Five Locks Access or Peter Yarnell Park to Jim Dietrich Park

Difficulty: Difficult. Travel time: 4 to 6 hours, plus shuttling of vehicles. Water Level at USGS gauge #01470500 (Berne): Min. 5.3 ft; Good 5.5 ft.

A favorite of our more-experienced paddlers, this Pre-Planned Itinerary is rated “Difficult” only because of its length.  Each half of this trip would be considered “Moderate” because of the abundance of Class I and I+ rapids and riffles in those stretches.

The PFBC Five Locks Access was recently opened only 0.1 mile upriver of Peter Yarnell Park, so you have a choice of starting point for this trip (see “Five Locks Access” and “Peter Yarnell Park” “Water Trail Landings” list for more information on amenities). Whether you start from Five Locks or Yarnell, you will enjoy over twenty Class I and I+ rapids on the way to Leesport, as you negotiate the first half of the course of the “Schuylkill River Regatta.” This downriver canoe & kayak race was staged here by the local Keystone Canoe Club for over 40 years, drawing entrants from all over the country. You’ll paddle through a rich agricultural region of small, multi-generational family farms and orchards and pass by 5 towns in a 7-mile stretch, all with bridges connecting the countryside on both sides of the river. These closely-spaced villages had their origins as canal ports where local farmers could sell or barter their precious produce, grains, and livestock for coal and lumber from Schuylkill County and finished goods from Philadelphia and other industrialized cities downriver and beyond. From these tiny towns, Berks County agricultural products could travel as far away as Europe.

In the middle of this stretch is Perry Township River Access, a new, easy-on-easy-off canoe launch, an ideal rest stop.

There are still reminders of the canal days (some obvious, some obscure) in this section of the river. You may also notice the railroads, that superseded the canals, on both sides of the river. Back in their heyday, the fiercely-competitive Reading and Pennsylvania railroads built on opposite sides of the river, because they would not share their right-of-ways or tracks!

Upon arrival at Leesport Access (a good place to stop for lunch) you return to the 21st century. A strip of mini-marts, fast food, and “modern life” is only a half-mile from the landing!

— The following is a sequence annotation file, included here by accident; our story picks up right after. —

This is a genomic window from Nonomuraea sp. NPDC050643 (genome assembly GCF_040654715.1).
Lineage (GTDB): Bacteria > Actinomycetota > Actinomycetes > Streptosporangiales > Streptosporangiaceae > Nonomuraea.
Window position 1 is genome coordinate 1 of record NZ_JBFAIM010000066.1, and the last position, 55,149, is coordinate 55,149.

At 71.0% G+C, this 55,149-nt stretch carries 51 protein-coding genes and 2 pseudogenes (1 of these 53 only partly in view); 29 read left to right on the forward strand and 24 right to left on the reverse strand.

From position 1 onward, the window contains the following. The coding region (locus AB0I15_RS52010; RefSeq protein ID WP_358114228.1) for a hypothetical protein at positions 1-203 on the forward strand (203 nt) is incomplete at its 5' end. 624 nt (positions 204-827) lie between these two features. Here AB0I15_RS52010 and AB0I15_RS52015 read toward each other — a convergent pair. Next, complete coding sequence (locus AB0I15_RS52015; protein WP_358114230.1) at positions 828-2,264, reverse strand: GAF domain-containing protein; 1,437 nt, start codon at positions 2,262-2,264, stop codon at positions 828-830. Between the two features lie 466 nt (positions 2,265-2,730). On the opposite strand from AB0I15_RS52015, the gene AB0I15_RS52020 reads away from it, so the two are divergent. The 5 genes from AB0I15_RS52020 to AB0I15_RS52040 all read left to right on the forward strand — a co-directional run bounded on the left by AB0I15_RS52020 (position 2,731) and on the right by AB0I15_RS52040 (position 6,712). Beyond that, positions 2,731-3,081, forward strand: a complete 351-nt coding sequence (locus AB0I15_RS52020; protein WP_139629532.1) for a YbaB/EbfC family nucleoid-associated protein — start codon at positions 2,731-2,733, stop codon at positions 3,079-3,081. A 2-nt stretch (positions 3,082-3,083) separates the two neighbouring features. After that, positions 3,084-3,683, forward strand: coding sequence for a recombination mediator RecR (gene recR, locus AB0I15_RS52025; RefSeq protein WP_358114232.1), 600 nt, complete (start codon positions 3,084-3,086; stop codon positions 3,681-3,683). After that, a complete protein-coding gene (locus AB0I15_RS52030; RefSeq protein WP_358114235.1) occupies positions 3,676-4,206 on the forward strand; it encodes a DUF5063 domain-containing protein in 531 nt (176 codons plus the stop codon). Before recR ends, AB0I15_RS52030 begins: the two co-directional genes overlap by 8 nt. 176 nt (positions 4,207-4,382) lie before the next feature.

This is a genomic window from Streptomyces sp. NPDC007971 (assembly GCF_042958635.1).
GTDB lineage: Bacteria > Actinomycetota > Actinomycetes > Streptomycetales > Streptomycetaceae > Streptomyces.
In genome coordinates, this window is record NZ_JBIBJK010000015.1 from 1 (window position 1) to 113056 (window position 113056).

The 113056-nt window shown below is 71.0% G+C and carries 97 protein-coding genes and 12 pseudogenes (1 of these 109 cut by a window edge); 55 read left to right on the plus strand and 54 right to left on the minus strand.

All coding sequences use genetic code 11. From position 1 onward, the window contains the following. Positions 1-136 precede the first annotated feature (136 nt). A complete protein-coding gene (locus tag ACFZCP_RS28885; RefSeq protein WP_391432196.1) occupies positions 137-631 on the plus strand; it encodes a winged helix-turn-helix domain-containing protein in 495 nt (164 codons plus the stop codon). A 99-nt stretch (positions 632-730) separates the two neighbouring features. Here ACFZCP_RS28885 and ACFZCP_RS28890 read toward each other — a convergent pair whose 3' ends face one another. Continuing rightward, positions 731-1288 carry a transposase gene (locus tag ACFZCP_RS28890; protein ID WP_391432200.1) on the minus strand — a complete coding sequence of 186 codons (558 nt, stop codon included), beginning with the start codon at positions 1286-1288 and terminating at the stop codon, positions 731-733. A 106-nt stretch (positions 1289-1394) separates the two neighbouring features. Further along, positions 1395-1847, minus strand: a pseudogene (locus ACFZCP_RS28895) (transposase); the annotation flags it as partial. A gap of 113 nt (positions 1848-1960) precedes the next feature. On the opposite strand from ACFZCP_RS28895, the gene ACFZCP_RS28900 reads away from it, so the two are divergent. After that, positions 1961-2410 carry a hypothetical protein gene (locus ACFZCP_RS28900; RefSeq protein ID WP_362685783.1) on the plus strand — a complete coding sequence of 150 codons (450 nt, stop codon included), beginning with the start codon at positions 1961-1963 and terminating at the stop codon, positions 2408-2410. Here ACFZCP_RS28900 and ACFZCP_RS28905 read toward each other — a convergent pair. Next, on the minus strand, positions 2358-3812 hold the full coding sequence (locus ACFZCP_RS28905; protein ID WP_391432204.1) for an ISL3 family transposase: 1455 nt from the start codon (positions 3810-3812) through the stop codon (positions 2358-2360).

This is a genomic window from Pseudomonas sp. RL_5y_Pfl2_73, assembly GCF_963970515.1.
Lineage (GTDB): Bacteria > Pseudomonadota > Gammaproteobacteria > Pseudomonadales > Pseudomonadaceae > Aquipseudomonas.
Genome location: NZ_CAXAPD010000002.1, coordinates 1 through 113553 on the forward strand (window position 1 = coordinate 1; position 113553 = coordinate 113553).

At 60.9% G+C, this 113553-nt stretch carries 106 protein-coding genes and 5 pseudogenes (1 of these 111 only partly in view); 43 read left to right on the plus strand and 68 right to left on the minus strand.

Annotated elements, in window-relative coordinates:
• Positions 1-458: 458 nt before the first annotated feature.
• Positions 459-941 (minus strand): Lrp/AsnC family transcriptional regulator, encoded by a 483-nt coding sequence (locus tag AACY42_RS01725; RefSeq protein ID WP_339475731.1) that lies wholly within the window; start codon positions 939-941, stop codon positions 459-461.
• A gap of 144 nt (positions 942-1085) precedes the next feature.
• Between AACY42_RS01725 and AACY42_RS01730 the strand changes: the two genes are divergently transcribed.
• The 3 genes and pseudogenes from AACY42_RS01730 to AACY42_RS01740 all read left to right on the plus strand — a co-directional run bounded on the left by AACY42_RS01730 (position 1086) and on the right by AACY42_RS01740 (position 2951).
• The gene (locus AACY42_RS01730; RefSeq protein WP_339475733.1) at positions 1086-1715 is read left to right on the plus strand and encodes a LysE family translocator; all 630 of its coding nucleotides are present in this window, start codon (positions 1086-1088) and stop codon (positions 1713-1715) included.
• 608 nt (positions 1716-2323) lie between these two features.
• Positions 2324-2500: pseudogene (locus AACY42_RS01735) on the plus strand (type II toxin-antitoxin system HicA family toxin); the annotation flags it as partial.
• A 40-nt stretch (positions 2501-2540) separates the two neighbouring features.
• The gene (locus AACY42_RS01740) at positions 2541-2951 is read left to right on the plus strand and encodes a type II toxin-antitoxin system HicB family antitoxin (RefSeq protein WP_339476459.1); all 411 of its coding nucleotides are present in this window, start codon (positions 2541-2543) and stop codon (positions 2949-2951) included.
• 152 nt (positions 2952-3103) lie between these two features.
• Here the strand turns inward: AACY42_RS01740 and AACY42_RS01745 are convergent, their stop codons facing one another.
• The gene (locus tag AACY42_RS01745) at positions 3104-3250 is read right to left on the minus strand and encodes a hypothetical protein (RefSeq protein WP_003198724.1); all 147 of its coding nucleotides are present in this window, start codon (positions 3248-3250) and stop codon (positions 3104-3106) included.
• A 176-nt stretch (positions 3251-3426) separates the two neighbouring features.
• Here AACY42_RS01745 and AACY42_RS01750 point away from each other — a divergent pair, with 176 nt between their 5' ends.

As you leave Leesport, the second half of the Regatta course begins. But first, a few words of caution. Two old bridge piers remain at RM 88.2, about a half mile downriver. The RL pier tends to collect hazardous debris and, typically, the river is shallow around the RR pier. The best route through this feature is usually diagonally (right to left) in the left center of the main channel between the piers. (See a detailed “action map” of this feature by clicking/tapping on its hazard icon on the main map.)

As you move on, your surroundings are now becoming increasingly commercial and suburban on RL, but remain distinctly rural on the Bern Township (RR) side. Despite significant human encroachment, the Schuylkill here is still, surprisingly, a “Hidden River.” On RL at RM 86.8 is the mouth of the Maiden Creek, one of the larger tributaries of the Schuylkill River. This stream feeds Lake Ontelaunee (3 miles upstream), the drinking water supply for the City of Reading. The Maiden Creek has a noticeable influence on the depth, flow, and volume of the Schuylkill below this confluence. After a river-center run through the rapid below Cross Keys Bridge (RM 85.9), you’ll approach Peacock Bridge (RM 85.3), one of the Schuylkill’s more appealing landmarks, with its large, circular “eyes” and rugged stonework. And on RR is a 2-mile stretch of desilting basins that were once used to clean the river during the massive Schuylkill Project of the mid-20th century. At RM 83.8 are the abutments of the Stoudt’s Ferry Bridge, all that remain of this unique and historically-significant bridge. The RL abutment is now a deck for the house built on top and the one on RR is also incorporated into that homestead’s property. Completed in 1857, this bridge held the distinction of being the longest, single-span, wooden covered bridge in the world! But just as interesting, it was the centerpiece of the first “cloverleaf” in U.S. transportation history. This ingenious bridge and ramp design allowed mules to tow their canal boats from the towpath on one side of the river to the other without being disconnected.

To end your trip, you take out at the the Jim Dietrich Park access on RL (at RM 83.3). It has a wide dirt beach, a newly-improved ramp and carry up to an ample gravel parking lot at the top of the riverbank. The main grounds and facilities of this sprawling, modern park are a short walk up the wooded lane to the right.

(For more than these excerpts and website provide, see A Paddler’s Guide to the Schuylkill River Water Trail.)